The towering white pines at Thickson’s Woods were once officially reserved as ship masts for the Royal Navy, but before the trees were collected, sail-powered naval ships disappeared. With no market for their broad trunks, the white pines stood unbothered for decades, looming over the understorey and providing habitat for wildlife. But in 1983, as developers encroached on the area, the logging rights were sold: It appeared that Thickson’s Woods would stand no more.

In an impressive feat, a small group of concerned naturalists raised the money to buy the property. Although some of the pines had already been felled, others remain today, 150 years in age and exceeding 30 metres in height. These giants define the woodlot, and the gaps led by their fallen brethren have been filled by other tree species, including black cherry, blue beech and mountain maple. In 2001, the naturalists—now working on behalf of the Thickson’s Woods Land Trust—purchased the meadow adjacent to the woodlot, creating the nature reserve we see today.

While the reserve is rich in all varieties of life, it is especially important as a rest stop and fuelling station for migrating birds. The tall pines may act as a landmark, drawing tired migrants in with the promise of refuge. In the spring and fall, the trees come alive with warblers, vireos, fly-catchers and thrushes, while raptors and waterfowl move overhead. Not all birdlife at Thickson’s Woods is temporary, though. Many birds breed here, including forest specialists like the wood thrush and red-eyed vireo. Visitors with keen eyes may even spot resident great horned owls, blending in among the foliage.

Thickson’s Woods is open every day and free of charge. The trails are well established, and the walking is easy. The reserve is not staffed, so be prepared to explore this small woodlot on your own.


Photo Credit: Shutterstock, Keats Photos 

A hike along a riverbed turns up clues about life on Earth 350 million years ago

It’s not often that human and geological history, physical beauty, biodiversity and family fun come together in one place, but you can find it all at the 27-hectare Rock Glen Conservation Area, just outside the village of Arkona.

Located in the transition zone between the Carolinian Forest Region and the Great Lakes–St. Lawrence Lowlands, Rock Glen is home to an abundance of tree species from each area, from the heat-loving sycamore, sassafras and tulip tree to familiar cold-hardy species such as the sugar maple, beech, white elm and basswood. As many as 50 species of wildflowers burst into bloom each spring, as the sounds of songbirds fill the air and small mammals scurry through the underbrush. If that weren’t enough, there are playgrounds, trails, boardwalks, a scenic lookout and a lovely 10.7-metre waterfall on Rock Glen Creek that cascades into a pool at its base.

But perhaps Rock Glen’s most compelling aspect is tied to what it was some 350 million years ago. In place of a stand of deciduous trees and a rushing river, imagine a shallow sea, teeming with millions of hard-shelled marine animals known as brachiopods, filter-feeding echinoderms named crinoids, horn corals and three-lobed arthropods. As the sea retreated, these creatures were buried in ocean-floor sediment. The result? Layer upon layer of sedimentary rock studded with clues about the Earth’s history, obscured for millennia by a glacier and then a lake. Thanks to an earthquake that split the bedrock 10,000 years ago, these fossils were exposed. Today, Rock Glen is one of the best repositories of Middle Devonian Era fossils in North America, as well as a productive site for artifacts from the Early and Archaic First Nations people who made their living in the area hunting barren ground caribou.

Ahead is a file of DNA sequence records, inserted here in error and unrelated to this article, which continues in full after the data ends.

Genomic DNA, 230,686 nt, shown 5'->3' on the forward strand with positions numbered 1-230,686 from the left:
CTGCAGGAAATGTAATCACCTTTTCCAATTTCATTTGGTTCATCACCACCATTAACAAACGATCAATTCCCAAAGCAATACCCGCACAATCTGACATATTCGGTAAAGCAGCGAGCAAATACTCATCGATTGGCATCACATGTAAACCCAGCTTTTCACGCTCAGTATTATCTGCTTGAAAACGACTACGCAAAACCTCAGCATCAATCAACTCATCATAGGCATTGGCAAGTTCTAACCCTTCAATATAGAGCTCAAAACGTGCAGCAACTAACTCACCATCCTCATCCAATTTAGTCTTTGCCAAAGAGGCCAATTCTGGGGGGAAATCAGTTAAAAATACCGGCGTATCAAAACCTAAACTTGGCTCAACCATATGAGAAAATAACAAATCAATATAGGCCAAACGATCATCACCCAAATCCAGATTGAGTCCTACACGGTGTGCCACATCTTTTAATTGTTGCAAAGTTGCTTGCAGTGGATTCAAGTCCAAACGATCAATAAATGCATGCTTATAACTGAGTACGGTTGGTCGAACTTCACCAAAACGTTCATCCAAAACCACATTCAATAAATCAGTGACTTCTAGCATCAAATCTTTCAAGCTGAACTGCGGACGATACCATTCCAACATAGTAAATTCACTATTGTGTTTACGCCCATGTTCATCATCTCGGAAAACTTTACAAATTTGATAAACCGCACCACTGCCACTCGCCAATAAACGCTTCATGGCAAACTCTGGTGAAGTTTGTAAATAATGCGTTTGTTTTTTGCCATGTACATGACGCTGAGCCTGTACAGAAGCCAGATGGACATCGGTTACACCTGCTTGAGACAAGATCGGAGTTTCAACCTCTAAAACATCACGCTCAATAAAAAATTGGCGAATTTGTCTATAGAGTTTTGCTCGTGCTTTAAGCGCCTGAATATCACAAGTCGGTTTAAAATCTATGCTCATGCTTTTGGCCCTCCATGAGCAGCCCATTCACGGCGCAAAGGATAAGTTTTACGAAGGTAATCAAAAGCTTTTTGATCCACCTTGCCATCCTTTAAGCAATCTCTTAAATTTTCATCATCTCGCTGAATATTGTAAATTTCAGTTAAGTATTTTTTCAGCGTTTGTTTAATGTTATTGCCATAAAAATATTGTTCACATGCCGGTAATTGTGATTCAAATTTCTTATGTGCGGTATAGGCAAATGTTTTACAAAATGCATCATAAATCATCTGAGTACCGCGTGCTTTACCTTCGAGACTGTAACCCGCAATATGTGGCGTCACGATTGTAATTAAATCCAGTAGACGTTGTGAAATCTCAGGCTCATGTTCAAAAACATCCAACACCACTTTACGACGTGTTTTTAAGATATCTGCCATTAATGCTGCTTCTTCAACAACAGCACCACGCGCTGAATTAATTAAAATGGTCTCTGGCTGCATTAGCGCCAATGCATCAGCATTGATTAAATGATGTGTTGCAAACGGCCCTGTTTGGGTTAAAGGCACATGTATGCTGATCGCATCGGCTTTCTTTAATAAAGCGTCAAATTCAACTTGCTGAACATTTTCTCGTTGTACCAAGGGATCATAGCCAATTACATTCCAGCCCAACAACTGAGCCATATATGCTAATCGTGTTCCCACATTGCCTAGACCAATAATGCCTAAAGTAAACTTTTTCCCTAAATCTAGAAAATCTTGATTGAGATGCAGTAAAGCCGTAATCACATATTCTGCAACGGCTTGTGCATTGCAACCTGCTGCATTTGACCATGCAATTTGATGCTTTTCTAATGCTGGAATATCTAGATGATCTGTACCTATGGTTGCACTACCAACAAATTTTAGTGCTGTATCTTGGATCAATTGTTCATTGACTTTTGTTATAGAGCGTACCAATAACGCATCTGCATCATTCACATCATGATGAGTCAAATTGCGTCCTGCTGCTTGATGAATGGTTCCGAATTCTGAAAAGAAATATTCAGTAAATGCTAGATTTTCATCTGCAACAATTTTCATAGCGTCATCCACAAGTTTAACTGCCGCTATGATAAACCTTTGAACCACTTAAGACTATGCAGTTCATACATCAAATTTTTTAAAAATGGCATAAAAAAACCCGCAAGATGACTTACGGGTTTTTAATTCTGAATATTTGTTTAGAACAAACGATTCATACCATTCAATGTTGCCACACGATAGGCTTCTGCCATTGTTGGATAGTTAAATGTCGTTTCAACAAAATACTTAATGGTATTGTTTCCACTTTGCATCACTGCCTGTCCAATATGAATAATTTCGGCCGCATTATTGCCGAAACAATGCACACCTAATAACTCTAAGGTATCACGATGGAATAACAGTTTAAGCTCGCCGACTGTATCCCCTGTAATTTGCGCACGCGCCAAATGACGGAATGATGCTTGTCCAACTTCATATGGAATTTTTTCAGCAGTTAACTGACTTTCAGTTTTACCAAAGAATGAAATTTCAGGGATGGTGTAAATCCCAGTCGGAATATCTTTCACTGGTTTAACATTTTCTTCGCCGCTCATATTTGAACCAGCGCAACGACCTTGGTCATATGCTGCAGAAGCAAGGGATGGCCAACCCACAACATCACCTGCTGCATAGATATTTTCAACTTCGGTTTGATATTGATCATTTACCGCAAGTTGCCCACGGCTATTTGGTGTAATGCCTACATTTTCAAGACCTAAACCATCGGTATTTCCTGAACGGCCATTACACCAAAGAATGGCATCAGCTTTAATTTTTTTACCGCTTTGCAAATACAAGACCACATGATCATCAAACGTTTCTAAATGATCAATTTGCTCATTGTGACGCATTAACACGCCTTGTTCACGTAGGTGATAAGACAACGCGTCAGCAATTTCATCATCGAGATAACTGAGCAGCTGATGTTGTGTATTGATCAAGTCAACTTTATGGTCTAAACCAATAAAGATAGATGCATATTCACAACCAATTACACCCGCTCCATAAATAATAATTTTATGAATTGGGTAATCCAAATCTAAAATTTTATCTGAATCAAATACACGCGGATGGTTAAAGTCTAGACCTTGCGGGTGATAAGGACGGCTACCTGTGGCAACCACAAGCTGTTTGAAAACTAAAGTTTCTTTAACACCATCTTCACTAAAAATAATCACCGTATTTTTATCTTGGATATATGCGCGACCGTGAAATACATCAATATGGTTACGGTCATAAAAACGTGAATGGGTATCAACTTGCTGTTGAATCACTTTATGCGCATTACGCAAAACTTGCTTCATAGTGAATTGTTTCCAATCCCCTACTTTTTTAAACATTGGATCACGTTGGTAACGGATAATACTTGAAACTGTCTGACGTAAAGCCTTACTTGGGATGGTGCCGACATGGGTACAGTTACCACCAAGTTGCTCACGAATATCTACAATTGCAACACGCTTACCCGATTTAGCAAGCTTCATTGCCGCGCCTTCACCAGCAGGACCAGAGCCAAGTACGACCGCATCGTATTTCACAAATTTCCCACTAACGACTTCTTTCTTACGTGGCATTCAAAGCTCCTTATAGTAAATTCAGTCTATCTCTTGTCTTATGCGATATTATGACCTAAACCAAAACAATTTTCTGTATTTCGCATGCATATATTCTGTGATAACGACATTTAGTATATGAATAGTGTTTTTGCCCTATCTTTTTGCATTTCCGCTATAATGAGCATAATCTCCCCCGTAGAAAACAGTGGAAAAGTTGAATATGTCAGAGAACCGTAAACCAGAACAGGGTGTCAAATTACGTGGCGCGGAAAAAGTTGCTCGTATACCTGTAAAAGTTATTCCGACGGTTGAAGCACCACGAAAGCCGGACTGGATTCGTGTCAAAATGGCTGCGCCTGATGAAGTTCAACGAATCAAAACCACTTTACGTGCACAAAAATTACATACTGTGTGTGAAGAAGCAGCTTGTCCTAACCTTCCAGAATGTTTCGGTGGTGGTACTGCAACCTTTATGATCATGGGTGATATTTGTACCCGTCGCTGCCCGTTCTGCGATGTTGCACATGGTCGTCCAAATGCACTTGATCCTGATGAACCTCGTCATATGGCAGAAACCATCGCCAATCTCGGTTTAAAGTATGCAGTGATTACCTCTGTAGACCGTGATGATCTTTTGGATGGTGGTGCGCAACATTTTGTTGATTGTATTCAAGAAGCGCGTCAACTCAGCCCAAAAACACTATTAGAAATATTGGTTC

Although you are not allowed to dig for them, heavy rains often free fossils embedded in the walls of the river gorge, washing them down to the streambed. Excited would-be geologists are allowed to take one sample with them when they leave. The whole family can learn more about the area’s human and geological history at the on-site Arkona Lions Museum and Information Centre.


This stand of Carolinian forest offers visitors a sweeping view of the neighbourhood’s biodiversity.

Woodend Conservation Area offers a graphic lesson in the Earth’s history, but be sure to take a moment to appreciate its human history as well. Originally granted as farmland to United Empire Loyalist Peter Lampman during the American Revolutionary War, this spot saw its share of action during the War of 1812. Perched atop the Niagara Escarpment and located mere miles from military clashes at Queenston Heights, Beaver Dams and Lundy’s Lane, the property proved to be a perfect observation point for armies from both sides. Today, visitors can peaceably enjoy the sweeping views of the escarpment slopes and forests and the meadows below.

This conservation area can be thoroughly explored in under two hours. A trail system allows visitors to hike the escarpment’s base, mid-section and top rim, thanks to a section of Canada’s longest and oldest footpath, the Bruce Trail. As you hike up from the base, take note of the conspicuous rock strata, a literal reminder that you are retracing geological history, step by step. The escarpment creates an invaluable wildlife corridor, and standing at the top, you can watch white-tailed deer graze in the adjacent field. Woodend’s green space enhances the health of the artificial wetlands along its northwest boundary and provides habitat for creatures like the spotted salamander, which marches down the hillside every spring to find water in which to breed.

Note how the surrounding hardwood trees dominate the escarpment slopes. Passerines frequent the layers of this forest, making the area attractive with birdwatchers.

It’s also a popular playground for hikers, cross-country skiers and photographers, while students and educators at nearby elementary schools and Niagara College as well as scientists and nature-loving citizens use the conservation area as a classroom and backyard laboratory. Generations from all walks of life have visited Woodend, burnishing its reputation as a natural treasure.

To find more great nature hot spots in the province, check out 125 Nature Hot Spots in Ontario by Chris Earley & Tracy C. Read.

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b2ap3_thumbnail_125-Nature-Hot-Spots-in-Ontario.jpg125 Nature Hot Spots in Ontario